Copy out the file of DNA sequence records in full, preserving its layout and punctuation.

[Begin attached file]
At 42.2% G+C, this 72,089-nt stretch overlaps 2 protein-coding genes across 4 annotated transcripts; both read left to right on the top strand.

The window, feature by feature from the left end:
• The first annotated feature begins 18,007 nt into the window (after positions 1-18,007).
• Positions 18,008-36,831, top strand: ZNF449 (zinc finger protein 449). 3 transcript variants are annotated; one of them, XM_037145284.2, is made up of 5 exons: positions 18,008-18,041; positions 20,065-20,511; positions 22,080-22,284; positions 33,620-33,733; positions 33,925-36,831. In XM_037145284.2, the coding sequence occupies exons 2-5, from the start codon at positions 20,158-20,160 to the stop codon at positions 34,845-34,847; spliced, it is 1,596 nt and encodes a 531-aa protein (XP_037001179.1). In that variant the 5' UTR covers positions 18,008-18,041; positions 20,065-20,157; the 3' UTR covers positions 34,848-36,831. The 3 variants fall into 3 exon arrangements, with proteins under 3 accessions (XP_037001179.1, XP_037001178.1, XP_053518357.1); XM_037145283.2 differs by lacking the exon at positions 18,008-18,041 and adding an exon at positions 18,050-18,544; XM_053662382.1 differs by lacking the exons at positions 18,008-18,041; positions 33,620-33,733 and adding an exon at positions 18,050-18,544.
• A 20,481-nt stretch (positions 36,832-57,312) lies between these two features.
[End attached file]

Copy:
At 42.2% G+C, this 72,089-nt stretch overlaps 2 protein-coding genes across 4 annotated transcripts; both read left to right on the top strand.

The window, feature by feature from the left end:
• The first annotated feature begins 18,007 nt into the window (after positions 1-18,007).
• Positions 18,008-36,831, top strand: ZNF449 (zinc finger protein 449). 3 transcript variants are annotated; one of them, XM_037145284.2, is made up of 5 exons: positions 18,008-18,041; positions 20,065-20,511; positions 22,080-22,284; positions 33,620-33,733; positions 33,925-36,831. In XM_037145284.2, the coding sequence occupies exons 2-5, from the start codon at positions 20,158-20,160 to the stop codon at positions 34,845-34,847; spliced, it is 1,596 nt and encodes a 531-aa protein (XP_037001179.1). In that variant the 5' UTR covers positions 18,008-18,041; positions 20,065-20,157; the 3' UTR covers positions 34,848-36,831. The 3 variants fall into 3 exon arrangements, with proteins under 3 accessions (XP_037001179.1, XP_037001178.1, XP_053518357.1); XM_037145283.2 differs by lacking the exon at positions 18,008-18,041 and adding an exon at positions 18,050-18,544; XM_053662382.1 differs by lacking the exons at positions 18,008-18,041; positions 33,620-33,733 and adding an exon at positions 18,050-18,544.
• A 20,481-nt stretch (positions 36,832-57,312) lies between these two features.